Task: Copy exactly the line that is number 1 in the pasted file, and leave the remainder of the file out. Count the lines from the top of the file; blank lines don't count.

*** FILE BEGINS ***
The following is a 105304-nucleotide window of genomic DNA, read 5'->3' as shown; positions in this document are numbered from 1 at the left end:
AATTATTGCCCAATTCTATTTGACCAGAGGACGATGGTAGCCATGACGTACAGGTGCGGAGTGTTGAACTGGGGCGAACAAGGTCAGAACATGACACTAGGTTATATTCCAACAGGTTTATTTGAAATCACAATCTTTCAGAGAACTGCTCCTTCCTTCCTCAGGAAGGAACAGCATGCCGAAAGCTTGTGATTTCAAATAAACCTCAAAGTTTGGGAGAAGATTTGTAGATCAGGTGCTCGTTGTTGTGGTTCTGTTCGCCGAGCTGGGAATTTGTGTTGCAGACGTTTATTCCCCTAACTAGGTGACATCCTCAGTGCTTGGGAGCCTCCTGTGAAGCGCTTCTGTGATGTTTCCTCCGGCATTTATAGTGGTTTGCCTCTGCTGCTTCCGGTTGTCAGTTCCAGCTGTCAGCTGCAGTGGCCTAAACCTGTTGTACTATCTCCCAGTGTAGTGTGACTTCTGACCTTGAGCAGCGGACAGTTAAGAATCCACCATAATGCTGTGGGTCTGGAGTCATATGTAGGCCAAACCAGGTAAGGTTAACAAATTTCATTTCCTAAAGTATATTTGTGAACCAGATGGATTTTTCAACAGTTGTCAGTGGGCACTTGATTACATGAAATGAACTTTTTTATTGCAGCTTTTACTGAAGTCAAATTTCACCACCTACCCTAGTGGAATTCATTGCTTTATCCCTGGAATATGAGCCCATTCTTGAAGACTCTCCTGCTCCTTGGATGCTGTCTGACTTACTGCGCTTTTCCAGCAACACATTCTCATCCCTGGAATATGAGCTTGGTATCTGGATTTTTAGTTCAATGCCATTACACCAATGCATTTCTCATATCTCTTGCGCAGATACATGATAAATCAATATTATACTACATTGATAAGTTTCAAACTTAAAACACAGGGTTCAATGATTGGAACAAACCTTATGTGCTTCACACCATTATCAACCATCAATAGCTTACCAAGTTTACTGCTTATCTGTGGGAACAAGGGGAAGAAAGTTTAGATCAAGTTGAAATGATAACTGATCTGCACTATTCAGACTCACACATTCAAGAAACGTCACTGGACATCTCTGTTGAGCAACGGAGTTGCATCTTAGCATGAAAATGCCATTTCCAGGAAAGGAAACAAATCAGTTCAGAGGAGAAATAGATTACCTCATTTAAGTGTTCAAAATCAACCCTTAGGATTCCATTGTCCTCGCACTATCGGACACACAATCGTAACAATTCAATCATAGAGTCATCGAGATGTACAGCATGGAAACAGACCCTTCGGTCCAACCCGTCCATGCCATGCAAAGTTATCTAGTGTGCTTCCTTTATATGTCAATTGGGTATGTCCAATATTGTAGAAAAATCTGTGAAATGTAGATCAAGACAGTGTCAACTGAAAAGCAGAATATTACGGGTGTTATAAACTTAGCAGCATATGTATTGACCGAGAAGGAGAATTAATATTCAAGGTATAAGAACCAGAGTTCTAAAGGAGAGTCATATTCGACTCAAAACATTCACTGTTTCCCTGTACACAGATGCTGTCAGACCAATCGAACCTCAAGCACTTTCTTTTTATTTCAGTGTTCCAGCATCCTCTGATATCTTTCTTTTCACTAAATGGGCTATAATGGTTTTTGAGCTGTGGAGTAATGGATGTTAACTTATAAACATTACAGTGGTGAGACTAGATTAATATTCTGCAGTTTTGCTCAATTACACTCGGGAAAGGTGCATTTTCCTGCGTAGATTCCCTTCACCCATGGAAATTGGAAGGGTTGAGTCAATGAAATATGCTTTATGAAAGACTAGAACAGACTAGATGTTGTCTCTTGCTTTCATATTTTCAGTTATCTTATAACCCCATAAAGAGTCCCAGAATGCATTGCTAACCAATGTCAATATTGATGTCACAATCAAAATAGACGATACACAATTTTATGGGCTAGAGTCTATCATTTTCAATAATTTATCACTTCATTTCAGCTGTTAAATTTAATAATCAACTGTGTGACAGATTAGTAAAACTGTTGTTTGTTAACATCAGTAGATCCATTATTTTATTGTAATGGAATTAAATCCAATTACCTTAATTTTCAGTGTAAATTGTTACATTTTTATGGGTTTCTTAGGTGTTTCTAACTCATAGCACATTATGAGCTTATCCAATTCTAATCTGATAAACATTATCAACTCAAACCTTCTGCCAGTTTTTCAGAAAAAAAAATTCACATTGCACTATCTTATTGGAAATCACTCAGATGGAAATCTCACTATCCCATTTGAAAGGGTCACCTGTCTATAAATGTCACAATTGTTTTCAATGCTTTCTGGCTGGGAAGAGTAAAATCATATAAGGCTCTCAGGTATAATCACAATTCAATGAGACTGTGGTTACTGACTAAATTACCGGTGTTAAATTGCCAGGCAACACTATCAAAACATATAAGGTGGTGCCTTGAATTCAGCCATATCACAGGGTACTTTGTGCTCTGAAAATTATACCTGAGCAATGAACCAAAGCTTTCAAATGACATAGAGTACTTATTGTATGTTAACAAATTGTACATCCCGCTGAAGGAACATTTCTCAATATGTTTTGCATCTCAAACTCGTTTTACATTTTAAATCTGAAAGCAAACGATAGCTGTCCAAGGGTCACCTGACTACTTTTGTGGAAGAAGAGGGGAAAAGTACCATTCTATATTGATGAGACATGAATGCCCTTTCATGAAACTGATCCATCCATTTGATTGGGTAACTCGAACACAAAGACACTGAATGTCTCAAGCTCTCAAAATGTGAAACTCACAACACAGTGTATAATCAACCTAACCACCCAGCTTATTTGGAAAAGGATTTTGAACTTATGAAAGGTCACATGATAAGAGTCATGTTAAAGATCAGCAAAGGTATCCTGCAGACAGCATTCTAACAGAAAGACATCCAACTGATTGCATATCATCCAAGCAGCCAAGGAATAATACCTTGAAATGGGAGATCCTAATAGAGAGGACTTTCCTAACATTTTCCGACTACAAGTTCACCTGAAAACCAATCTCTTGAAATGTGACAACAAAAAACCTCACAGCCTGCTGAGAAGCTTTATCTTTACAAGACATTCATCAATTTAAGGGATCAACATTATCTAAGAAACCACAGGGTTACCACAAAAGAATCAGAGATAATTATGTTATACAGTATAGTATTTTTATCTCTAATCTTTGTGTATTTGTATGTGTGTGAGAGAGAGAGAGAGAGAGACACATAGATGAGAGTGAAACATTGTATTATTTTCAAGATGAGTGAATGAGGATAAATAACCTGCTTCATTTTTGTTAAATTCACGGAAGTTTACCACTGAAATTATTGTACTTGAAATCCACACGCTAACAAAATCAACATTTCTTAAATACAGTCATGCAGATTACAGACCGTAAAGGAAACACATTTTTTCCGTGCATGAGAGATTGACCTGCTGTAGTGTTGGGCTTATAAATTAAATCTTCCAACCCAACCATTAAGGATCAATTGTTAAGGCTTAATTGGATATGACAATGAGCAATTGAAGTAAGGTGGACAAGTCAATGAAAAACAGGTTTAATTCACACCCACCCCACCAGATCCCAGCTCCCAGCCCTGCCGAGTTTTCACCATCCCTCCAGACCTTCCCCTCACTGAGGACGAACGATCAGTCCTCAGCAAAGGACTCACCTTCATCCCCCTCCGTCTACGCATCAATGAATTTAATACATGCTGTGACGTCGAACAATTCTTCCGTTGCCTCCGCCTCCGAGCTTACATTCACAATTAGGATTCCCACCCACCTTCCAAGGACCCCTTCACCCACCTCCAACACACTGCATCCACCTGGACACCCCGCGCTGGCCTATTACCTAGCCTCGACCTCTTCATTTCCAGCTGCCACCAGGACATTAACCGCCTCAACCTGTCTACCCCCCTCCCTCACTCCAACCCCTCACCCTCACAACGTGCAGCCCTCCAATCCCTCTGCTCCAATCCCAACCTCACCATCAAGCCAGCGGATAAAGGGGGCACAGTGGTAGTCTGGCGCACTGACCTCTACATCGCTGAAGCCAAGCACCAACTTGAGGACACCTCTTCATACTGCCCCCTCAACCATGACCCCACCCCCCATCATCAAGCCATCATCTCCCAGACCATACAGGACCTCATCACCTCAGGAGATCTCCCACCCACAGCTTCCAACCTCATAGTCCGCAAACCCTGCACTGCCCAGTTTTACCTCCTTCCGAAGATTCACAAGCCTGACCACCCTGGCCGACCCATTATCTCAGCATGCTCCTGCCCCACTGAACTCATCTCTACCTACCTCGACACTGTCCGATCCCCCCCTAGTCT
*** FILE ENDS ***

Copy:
The following is a 105304-nucleotide window of genomic DNA, read 5'->3' as shown; positions in this document are numbered from 1 at the left end: